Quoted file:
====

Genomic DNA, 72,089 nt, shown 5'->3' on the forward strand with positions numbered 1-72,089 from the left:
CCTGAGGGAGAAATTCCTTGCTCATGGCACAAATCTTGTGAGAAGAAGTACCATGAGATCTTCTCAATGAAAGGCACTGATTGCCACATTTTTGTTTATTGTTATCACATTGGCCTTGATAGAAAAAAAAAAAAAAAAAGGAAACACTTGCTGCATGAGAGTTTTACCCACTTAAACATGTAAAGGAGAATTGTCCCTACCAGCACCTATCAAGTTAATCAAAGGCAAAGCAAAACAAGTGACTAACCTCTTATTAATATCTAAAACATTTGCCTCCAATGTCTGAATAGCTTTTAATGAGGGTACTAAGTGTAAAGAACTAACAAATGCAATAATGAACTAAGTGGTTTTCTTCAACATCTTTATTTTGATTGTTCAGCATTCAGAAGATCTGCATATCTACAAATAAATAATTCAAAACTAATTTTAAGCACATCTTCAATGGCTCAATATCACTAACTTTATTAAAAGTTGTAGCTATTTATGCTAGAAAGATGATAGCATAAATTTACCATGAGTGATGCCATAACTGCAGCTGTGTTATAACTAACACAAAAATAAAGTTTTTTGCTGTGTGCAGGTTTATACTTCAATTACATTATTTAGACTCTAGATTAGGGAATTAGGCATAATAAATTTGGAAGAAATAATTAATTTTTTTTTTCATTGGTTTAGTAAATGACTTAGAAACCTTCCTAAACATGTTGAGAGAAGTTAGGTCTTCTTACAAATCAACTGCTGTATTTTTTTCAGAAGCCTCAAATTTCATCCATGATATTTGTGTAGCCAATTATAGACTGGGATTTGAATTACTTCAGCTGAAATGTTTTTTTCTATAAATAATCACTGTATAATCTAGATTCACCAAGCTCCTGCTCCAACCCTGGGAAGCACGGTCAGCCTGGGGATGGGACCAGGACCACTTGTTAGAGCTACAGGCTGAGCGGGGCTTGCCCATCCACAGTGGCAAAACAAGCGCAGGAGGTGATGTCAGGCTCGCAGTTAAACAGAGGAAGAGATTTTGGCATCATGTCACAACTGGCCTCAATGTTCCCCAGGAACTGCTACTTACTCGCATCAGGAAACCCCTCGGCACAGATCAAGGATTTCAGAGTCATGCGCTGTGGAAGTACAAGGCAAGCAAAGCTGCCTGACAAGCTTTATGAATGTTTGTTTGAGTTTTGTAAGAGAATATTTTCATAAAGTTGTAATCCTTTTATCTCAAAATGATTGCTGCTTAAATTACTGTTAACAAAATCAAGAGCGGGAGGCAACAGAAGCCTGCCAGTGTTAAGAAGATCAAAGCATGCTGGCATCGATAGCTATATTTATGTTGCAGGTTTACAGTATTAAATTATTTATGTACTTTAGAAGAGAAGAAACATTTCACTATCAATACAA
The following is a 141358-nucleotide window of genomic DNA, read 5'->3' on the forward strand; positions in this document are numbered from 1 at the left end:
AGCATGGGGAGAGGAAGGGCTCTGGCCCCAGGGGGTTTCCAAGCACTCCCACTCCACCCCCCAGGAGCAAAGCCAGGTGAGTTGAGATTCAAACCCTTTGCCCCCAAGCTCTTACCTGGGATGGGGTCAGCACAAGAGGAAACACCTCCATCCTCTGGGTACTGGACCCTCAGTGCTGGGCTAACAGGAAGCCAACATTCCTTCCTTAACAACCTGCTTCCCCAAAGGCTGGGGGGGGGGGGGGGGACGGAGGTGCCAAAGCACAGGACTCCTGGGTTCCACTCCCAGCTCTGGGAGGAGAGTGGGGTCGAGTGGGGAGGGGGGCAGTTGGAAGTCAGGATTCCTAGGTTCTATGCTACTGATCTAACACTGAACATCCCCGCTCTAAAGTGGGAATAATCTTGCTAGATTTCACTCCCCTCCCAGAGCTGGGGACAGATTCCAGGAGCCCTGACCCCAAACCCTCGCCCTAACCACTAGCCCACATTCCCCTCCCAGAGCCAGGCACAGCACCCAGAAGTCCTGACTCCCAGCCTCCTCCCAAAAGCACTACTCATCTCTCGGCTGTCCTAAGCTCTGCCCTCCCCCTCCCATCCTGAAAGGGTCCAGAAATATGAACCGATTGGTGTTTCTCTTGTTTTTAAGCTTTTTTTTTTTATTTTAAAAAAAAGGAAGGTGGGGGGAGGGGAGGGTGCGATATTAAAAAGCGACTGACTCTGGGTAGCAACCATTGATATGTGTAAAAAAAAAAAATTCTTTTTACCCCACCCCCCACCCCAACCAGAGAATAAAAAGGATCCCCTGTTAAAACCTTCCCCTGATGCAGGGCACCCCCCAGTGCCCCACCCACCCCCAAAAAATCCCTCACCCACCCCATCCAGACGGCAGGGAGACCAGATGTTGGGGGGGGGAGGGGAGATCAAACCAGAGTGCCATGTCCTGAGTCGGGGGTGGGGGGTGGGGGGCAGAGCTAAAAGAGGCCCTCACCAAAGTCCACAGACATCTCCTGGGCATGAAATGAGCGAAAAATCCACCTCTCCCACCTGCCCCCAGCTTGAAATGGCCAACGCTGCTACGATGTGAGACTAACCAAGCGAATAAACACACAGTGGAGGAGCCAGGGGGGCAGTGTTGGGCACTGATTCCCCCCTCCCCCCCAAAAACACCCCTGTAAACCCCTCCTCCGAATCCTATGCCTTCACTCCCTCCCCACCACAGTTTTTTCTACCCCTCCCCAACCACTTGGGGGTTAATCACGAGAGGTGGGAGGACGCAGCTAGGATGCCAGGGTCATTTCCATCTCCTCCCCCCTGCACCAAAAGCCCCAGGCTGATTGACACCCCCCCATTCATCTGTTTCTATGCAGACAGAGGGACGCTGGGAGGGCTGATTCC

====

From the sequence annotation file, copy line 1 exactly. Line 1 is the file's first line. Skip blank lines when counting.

Genomic DNA, 72,089 nt, shown 5'->3' on the forward strand with positions numbered 1-72,089 from the left: